Franklin graduated in 1941 with a degree in natural sciences from Newnham College, Cambridge, and then enrolled for a PhD in physical chemistry at the University of Cambridge. She began her career in aiding the war effort during World War II by investigating the physical chemistry of carbon and coal. From there, she eventually worked with Jacques Mering in Paris studying X-ray diffraction.
Through her efforts in studying X-ray diffraction, she applied the method to studying DNA. At that time, there was little to no information on the structure of DNA. Franklin was able to uncovered the density of DNA and established that the molecule existed in a helical conformation. This in turn later led into another discovery that the DNA, which is widely known now, has a double helix structure.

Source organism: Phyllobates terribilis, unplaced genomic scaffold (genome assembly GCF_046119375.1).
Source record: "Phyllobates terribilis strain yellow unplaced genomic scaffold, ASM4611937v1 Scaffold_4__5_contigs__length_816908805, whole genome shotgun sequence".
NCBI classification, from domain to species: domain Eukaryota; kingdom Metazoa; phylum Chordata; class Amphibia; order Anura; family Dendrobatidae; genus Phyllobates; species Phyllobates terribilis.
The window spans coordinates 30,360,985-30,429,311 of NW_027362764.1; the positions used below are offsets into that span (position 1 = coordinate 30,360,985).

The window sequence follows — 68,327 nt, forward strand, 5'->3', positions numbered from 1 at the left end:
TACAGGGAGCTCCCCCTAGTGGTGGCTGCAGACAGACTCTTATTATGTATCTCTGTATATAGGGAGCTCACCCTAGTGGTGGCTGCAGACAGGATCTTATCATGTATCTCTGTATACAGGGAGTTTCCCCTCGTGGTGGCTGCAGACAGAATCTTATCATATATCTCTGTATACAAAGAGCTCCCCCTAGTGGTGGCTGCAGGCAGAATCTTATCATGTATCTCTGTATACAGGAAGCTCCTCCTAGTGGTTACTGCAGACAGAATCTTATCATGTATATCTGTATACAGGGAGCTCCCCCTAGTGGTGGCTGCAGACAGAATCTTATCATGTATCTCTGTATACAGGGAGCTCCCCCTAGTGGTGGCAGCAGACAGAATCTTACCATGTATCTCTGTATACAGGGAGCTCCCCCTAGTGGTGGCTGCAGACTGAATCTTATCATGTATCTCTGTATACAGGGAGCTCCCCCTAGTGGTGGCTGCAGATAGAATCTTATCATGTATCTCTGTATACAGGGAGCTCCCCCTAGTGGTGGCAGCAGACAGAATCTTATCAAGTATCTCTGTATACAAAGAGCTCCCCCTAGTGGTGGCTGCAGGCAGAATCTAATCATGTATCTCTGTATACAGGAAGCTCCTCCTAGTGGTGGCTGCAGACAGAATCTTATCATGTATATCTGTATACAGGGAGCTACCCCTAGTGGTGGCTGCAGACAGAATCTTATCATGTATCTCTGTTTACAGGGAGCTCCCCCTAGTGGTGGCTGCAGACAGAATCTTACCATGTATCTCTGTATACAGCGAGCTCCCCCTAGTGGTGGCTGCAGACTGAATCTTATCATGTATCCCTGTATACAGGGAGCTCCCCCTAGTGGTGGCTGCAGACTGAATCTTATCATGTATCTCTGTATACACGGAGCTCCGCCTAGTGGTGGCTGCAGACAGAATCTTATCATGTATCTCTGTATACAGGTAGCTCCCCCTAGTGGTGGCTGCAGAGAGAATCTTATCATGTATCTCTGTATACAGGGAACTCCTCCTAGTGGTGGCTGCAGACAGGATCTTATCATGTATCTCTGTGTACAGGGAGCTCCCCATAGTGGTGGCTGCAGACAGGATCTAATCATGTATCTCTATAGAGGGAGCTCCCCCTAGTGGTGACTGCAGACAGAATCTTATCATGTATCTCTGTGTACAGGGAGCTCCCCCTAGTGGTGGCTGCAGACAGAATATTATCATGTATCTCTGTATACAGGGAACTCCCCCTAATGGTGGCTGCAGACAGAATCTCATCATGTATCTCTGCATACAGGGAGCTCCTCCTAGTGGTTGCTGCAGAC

Through her contribution to researching DNA, she further pursued in studying RNA and eventually discovered the structure of the tobacco mosaic virus.
Photo credit: Encyclopaedia Britannica